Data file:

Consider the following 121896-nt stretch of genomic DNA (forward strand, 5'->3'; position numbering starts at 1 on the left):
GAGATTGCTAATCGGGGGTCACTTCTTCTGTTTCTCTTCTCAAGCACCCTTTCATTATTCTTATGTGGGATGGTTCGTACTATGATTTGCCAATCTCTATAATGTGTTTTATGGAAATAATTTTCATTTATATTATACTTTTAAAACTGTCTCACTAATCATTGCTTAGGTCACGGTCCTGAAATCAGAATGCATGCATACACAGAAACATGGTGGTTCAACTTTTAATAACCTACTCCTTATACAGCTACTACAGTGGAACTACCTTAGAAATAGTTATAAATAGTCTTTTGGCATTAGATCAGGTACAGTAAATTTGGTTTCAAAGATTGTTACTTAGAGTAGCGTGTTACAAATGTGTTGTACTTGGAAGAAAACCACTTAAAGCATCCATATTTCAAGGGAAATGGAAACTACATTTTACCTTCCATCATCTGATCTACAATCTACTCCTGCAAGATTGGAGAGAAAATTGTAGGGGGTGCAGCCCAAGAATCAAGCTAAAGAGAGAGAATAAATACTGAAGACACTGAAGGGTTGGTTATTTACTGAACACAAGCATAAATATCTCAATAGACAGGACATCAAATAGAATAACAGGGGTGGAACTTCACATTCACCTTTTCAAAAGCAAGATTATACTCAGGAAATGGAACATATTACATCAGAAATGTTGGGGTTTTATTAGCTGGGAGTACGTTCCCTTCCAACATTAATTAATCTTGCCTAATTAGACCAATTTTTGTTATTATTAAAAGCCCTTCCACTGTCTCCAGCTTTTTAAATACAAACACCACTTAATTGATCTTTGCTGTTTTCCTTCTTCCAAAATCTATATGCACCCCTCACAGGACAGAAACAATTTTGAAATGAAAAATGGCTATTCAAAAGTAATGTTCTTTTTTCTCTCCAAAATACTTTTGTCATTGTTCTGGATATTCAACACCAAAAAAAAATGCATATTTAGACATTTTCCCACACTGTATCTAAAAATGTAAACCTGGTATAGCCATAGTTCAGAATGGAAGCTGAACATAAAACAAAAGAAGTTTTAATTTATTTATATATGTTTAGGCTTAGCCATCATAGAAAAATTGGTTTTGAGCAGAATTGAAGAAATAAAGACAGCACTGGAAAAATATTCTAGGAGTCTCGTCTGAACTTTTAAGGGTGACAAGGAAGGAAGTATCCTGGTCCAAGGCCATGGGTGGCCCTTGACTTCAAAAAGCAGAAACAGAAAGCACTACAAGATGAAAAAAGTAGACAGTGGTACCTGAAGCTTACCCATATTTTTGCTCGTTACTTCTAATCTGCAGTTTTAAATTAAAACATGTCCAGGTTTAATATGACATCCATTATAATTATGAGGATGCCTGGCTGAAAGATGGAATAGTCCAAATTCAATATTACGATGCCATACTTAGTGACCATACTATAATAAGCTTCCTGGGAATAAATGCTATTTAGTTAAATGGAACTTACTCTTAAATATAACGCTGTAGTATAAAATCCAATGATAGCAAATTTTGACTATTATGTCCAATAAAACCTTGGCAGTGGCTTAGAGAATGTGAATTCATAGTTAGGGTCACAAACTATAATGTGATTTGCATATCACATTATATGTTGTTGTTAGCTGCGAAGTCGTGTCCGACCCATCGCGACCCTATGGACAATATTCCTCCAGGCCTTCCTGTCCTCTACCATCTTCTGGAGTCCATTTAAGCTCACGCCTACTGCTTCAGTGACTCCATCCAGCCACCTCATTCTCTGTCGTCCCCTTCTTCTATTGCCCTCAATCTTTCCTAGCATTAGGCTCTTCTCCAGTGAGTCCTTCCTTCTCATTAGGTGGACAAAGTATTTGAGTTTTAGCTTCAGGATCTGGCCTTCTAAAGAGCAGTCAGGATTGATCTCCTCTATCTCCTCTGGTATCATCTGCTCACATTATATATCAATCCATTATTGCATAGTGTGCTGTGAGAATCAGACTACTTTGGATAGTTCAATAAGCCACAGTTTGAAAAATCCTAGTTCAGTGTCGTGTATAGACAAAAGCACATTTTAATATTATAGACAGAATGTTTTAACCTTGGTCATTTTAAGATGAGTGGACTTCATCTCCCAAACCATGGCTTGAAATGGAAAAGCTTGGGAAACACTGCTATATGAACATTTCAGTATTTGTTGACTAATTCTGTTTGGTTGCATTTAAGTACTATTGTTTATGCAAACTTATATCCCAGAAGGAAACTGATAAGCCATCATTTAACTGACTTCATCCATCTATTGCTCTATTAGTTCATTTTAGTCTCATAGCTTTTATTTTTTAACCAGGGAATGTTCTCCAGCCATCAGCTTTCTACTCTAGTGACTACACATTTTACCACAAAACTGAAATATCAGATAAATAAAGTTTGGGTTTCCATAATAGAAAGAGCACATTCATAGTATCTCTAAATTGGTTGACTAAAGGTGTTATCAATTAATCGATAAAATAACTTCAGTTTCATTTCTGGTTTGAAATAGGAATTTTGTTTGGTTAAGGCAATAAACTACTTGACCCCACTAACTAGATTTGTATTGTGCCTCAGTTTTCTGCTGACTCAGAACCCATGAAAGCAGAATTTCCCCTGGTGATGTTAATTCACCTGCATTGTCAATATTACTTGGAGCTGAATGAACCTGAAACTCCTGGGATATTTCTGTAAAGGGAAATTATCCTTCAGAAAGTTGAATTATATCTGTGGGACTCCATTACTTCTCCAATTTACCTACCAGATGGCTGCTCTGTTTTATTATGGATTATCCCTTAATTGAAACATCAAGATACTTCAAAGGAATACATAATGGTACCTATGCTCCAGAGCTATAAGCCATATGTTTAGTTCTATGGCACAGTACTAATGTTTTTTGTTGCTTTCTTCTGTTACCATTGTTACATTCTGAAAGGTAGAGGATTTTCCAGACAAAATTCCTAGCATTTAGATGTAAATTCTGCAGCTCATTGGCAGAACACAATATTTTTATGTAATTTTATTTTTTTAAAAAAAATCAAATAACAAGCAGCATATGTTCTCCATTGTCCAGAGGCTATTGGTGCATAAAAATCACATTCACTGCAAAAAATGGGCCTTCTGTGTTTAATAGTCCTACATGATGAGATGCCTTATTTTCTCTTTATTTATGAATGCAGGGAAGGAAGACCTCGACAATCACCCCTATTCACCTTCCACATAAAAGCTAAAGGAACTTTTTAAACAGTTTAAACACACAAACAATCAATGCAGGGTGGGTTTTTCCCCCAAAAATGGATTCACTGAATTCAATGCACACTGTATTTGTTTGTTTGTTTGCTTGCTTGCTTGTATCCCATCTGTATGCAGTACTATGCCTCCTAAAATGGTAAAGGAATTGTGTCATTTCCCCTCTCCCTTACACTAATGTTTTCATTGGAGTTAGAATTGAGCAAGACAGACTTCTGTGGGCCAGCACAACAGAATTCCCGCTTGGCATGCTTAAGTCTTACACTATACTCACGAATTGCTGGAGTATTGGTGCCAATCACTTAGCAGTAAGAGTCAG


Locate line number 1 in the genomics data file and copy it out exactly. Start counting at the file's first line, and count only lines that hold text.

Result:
Consider the following 121896-nt stretch of genomic DNA (forward strand, 5'->3'; position numbering starts at 1 on the left):